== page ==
FYI: I am assuming you are getting back voltage from your LED lights somehow? If you use a voltmeter my guess is its low voltage on the white not the same 120V on the black. But since everything was working as is I wouldn’t worry about it. We are rewiring it differently anyway with the new z-wave device.


(Joshua Thompson) #7

So there is no way to do this with the existing switch I have? I bought this switch a few months ago and I doubt I can return it now :(. Is there any way to rewire a neutral into the island without tearing everything up?


(Dale C) #8

Sorry for the bad news bro :neutral_face: But the manual says your switch (like most that want to control LED, CFL energy efficient bulbs) require a neutral.

I can’t see any way for you to have an electrician do it for less than getting those other switches. I just got a quote from an electrician that charges $75 an hour labor plus materials and he has a two hour minimum. Just chalk this one up as a learning experience. You could always try to craiglist it but the problem is you won’t get much. People know of so many other alternatives for so much less.

Of course you can always try my suggestion in my first post to you because that is cheap. Run a jumper wire from the neutral in the outlet receptacle box.


(Joshua Thompson) #9

Can I jump the neutral from the nearby box even if it’s on a different circuit?


(Dale C) #10

Of course you “can”. Reread my post. Just test it first with a simple jumper wire that is run outside the box (before you install the jumper wire behind the wall.


(Joshua Thompson) #11

Ok Cool I will do that. In my setup, which is the “Load” wires and which are the “Line” wires? The white wires appear to have more voltage than the black wires.

I sure wish they would have wired all the switches in the house the same. I only have this box and one more box upstairs and the entire house will be Smart switches. So so close.


(Paul Haskins) #12

No way to tell without using a meter which is which. Your proximity meter can, but I’d not trust it.

FWIW - without knowing your entire setup I’d be reluctant to pull a neutral from the receptacle.

Options
pull new hot & neutral from the receptacle and kill the hot (and neutral) going to the lights. Need to know just where the lights get their hot, but probably in the ceiling/attic.

Pull new run from main box.


(Dale C) #13

Load is the lights and the Line is the power from the breaker at the panel. You only have a switch leg at the island so either the black or the white would be your Line if it was wired correctly. You will need a voltmeter to determine actual voltages on the line. And to be certain you would need to get up and take a look at the light fixture gangbox and take a picture.for me. Unfortunately, recessed lighting tends to use a gangbox that isn’t very easy to get at and see.

This is also a possibility I like


(Joshua Thompson) #14

Would the gang box for the recessed lighting be under the light itself? I can’t think of any other place it could be unless it is hidden behind a wall. The white wire for sure has more voltage than the black wire as the white wires register as very hot and the black wires are kind of lukewarm. I did join both white wires together and turned on the breaker (while my wife stood in the kitchen with a fire extinguisher) and the breaker seemed to be happy with it. I did this while both black wires were capped individually.

With this info is it safe to use the white wires as load? If not Ill try to take down the light and get pictures when I get home in 6 hours.


(Dale C) #15

Give me the exact model number of your non-contact detector. I’ll look at the manual. [quote=“jt114881, post:14, topic:50935”]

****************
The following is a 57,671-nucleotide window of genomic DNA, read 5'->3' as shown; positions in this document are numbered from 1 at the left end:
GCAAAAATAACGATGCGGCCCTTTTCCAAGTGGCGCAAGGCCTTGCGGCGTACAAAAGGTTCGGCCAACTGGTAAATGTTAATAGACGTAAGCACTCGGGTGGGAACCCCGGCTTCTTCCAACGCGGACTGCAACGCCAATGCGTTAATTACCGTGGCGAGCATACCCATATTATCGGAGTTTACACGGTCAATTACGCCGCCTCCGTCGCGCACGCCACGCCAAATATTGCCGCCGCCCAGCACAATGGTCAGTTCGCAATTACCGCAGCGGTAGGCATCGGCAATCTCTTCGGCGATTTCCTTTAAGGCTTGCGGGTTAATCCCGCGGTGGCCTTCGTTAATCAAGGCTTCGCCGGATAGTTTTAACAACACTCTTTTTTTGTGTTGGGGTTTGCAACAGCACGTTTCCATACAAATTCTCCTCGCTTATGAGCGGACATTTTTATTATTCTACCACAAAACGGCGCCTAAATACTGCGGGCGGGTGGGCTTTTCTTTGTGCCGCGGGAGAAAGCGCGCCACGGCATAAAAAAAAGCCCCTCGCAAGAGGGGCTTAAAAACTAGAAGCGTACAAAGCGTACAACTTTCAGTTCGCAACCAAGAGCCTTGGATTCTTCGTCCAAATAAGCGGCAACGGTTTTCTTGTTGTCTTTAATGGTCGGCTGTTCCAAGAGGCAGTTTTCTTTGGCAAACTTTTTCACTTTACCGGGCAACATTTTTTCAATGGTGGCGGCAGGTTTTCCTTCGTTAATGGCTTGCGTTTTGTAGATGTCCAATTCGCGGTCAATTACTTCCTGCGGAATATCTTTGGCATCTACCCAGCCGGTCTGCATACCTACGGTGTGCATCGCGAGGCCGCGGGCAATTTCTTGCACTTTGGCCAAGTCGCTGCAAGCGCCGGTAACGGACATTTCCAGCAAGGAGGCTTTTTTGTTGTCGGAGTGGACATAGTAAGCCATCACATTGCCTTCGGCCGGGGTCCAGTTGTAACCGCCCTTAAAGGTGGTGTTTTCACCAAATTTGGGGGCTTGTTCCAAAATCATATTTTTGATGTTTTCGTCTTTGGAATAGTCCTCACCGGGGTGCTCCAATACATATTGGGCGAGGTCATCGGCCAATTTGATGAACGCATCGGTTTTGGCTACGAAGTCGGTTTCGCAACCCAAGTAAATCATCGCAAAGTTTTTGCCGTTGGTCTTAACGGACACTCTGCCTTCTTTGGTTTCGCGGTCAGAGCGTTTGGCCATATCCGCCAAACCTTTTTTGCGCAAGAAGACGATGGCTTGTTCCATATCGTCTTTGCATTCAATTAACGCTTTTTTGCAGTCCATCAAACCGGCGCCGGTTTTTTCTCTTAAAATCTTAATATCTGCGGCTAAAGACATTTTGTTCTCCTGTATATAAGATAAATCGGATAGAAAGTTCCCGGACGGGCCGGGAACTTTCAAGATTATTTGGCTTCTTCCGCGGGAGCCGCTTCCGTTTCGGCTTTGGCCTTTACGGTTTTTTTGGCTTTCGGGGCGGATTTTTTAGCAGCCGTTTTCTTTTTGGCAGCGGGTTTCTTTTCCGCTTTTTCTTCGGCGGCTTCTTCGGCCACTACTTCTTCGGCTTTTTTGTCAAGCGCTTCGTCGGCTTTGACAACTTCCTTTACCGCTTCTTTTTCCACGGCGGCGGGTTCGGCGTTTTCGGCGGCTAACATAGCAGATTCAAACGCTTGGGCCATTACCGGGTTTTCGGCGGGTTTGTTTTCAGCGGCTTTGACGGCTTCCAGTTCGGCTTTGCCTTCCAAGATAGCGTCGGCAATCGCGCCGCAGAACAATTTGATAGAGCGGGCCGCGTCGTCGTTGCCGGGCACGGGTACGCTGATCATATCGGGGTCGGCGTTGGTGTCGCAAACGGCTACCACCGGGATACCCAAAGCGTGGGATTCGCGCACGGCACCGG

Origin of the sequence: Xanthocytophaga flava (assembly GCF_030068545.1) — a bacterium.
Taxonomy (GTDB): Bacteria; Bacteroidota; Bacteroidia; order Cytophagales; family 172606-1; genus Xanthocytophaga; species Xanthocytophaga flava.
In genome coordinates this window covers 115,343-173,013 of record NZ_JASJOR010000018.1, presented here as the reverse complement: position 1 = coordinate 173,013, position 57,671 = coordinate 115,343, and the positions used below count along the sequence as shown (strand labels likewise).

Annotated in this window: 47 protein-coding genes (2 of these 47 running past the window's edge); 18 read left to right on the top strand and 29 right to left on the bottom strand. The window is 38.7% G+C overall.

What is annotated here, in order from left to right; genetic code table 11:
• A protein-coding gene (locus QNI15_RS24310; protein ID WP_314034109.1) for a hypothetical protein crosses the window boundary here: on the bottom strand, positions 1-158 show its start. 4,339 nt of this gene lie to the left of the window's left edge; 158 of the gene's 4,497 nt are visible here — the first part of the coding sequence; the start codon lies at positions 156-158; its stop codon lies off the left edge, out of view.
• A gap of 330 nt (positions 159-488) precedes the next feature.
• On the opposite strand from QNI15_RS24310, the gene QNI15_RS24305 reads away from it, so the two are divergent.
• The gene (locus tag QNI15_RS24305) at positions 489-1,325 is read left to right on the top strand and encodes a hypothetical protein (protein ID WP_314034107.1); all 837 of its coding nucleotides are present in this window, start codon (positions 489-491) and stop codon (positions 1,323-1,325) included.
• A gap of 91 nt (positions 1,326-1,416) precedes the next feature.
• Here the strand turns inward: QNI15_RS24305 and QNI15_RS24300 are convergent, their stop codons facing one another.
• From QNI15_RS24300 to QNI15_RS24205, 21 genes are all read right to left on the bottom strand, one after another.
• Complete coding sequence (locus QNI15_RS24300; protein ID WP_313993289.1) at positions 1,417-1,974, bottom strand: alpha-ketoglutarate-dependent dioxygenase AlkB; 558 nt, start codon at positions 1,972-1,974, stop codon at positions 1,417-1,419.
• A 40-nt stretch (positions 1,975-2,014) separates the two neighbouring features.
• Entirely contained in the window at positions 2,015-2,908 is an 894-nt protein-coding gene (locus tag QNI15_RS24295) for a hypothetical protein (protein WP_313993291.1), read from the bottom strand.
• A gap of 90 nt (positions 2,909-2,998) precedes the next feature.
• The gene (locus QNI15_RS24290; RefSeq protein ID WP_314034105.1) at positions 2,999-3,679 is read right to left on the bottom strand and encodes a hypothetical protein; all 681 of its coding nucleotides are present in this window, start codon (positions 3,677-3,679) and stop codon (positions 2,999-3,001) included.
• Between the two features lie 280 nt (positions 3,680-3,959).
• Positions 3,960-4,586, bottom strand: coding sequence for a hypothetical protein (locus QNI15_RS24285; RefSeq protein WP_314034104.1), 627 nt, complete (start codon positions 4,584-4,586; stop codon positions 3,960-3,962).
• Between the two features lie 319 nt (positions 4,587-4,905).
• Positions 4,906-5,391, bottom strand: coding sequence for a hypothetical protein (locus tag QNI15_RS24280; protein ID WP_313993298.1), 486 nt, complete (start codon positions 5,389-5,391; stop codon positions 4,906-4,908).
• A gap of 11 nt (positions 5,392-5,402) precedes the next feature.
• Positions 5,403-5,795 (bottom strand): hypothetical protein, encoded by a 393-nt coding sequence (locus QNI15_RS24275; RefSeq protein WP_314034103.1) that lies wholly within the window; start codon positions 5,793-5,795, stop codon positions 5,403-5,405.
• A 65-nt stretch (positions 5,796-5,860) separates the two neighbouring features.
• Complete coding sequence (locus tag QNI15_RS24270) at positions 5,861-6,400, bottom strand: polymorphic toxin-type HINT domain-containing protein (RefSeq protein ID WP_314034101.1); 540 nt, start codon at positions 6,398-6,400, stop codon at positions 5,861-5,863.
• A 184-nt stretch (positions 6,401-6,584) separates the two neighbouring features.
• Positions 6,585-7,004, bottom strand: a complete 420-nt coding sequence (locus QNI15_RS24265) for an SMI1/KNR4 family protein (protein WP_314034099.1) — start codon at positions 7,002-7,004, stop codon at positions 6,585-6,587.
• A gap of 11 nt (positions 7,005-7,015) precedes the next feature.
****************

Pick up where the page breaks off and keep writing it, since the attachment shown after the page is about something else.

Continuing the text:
Would the gang box for the recessed lighting be under the light itself? I can’t think of any other place it could be unless it is hidden behind a wall.
[/quote]
It is up in the light itself. If you do a search on recessed can you’ll see what I mean or take a look at one at your local HomeDepot or Lowes.

If it were me, I would take down the hanging lights to see how they wired up my lights there first because those are standard boxes you can easily get to and photograph. Then you could take off wire nuts to isolate and confirm everything from where is the hot coming from, etc. and what did they pass down to the switch. By doing this we could see how you are getting this weird voltage. on both lines from.

Not sure what you were trying to find out by joining the whites together? The romex (black, white, ground) is your switch leg to one light circuit. You inadvertently connected to separate lighting circuits together. Since they both are fed by the same circuit and that both are switch legs only it wasn’t a safety issue but if you were trying to manually trigger your LED lights you need to join the black and white of the same romex.

It shouldn’t hurt a thing but I am assuming that your electrician used a typical installation. Disconnect the wires off the switch. When you get your volt-ohm-meter you can measure the AC volts from the black to the neutral(from adjoining box) and you should see the 110V. Measure again from the same romex but the white wire back to the neutral and you should see 0V.


(Joshua Thompson) #16

This is it here:

Model # NCVT-3R
Non-Contact Voltage Tester with Flashlight


(Paul Haskins) #17

There is also a possibility that they go to a junction box in the ceiling - then to the individual pot lights. Though I thought I heard there is no other box.

If more than one light, and no j-box,they probably use the attached box on 1 light, then daisy chain to the others.

Again - get a VOM - even the Harbor Freight free one :slight_smile: will work for this. Or a simple test light (just not a neon bulb one) .


(Dale C) #18

According to this video review this model isn’t suited well for what we want. See at 4:15 time mark In a different review where he compares several models he prefers the Klein Tools NCVT-1 for what we are doing. That being said we need a volt-ohm-meter with readout so a cheap model will do from your local Harbor Freight as @Paul_Haskins suggested.


( I hate Mondays) #19

When testing for voltage, you measure each wire with respect to? Ground?

Neutral is (usually) not run through breakers, you should be fine using neutral from the adjacent receptacle, plus you’ll be using it solely to power a z-wave switch, not the lights themselves.


(Joshua Thompson) #20

Sounds good I will pick up a voltage tester today. Like ady said, do I just touch one side of the tester to the black or white wire and the other side to ground? What voltage am I looking for on each line that will allow me to differentiate?

I will also be pulling the first light of the ceiling to see what is behind it when I get home.